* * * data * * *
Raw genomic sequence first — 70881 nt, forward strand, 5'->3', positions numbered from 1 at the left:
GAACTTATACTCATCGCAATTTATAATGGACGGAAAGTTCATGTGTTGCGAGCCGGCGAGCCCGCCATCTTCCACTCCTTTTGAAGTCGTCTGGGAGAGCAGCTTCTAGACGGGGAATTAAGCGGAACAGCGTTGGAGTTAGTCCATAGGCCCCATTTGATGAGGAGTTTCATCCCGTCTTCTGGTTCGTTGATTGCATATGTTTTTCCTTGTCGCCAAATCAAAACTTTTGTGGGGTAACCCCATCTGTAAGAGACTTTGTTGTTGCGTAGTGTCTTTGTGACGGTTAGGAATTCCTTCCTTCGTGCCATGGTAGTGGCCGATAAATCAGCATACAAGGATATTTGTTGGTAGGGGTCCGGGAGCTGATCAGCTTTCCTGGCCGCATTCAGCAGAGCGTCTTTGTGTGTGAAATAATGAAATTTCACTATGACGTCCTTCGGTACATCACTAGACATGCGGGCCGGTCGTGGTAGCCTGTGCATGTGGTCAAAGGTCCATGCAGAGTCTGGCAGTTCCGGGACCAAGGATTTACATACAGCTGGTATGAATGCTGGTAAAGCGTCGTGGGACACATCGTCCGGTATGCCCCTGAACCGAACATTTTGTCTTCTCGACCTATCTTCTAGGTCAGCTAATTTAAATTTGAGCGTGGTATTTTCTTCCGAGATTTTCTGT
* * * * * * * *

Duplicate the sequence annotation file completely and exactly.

Raw genomic sequence first — 70881 nt, forward strand, 5'->3', positions numbered from 1 at the left:
GAACTTATACTCATCGCAATTTATAATGGACGGAAAGTTCATGTGTTGCGAGCCGGCGAGCCCGCCATCTTCCACTCCTTTTGAAGTCGTCTGGGAGAGCAGCTTCTAGACGGGGAATTAAGCGGAACAGCGTTGGAGTTAGTCCATAGGCCCCATTTGATGAGGAGTTTCATCCCGTCTTCTGGTTCGTTGATTGCATATGTTTTTCCTTGTCGCCAAATCAAAACTTTTGTGGGGTAACCCCATCTGTAAGAGACTTTGTTGTTGCGTAGTGTCTTTGTGACGGTTAGGAATTCCTTCCTTCGTGCCATGGTAGTGGCCGATAAATCAGCATACAAGGATATTTGTTGGTAGGGGTCCGGGAGCTGATCAGCTTTCCTGGCCGCATTCAGCAGAGCGTCTTTGTGTGTGAAATAATGAAATTTCACTATGACGTCCTTCGGTACATCACTAGACATGCGGGCCGGTCGTGGTAGCCTGTGCATGTGGTCAAAGGTCCATGCAGAGTCTGGCAGTTCCGGGACCAAGGATTTACATACAGCTGGTATGAATGCTGGTAAAGCGTCGTGGGACACATCGTCCGGTATGCCCCTGAACCGAACATTTTGTCTTCTCGACCTATCTTCTAGGTCAGCTAATTTAAATTTGAGCGTGGTATTTTCTTCCGAGATTTTCTGT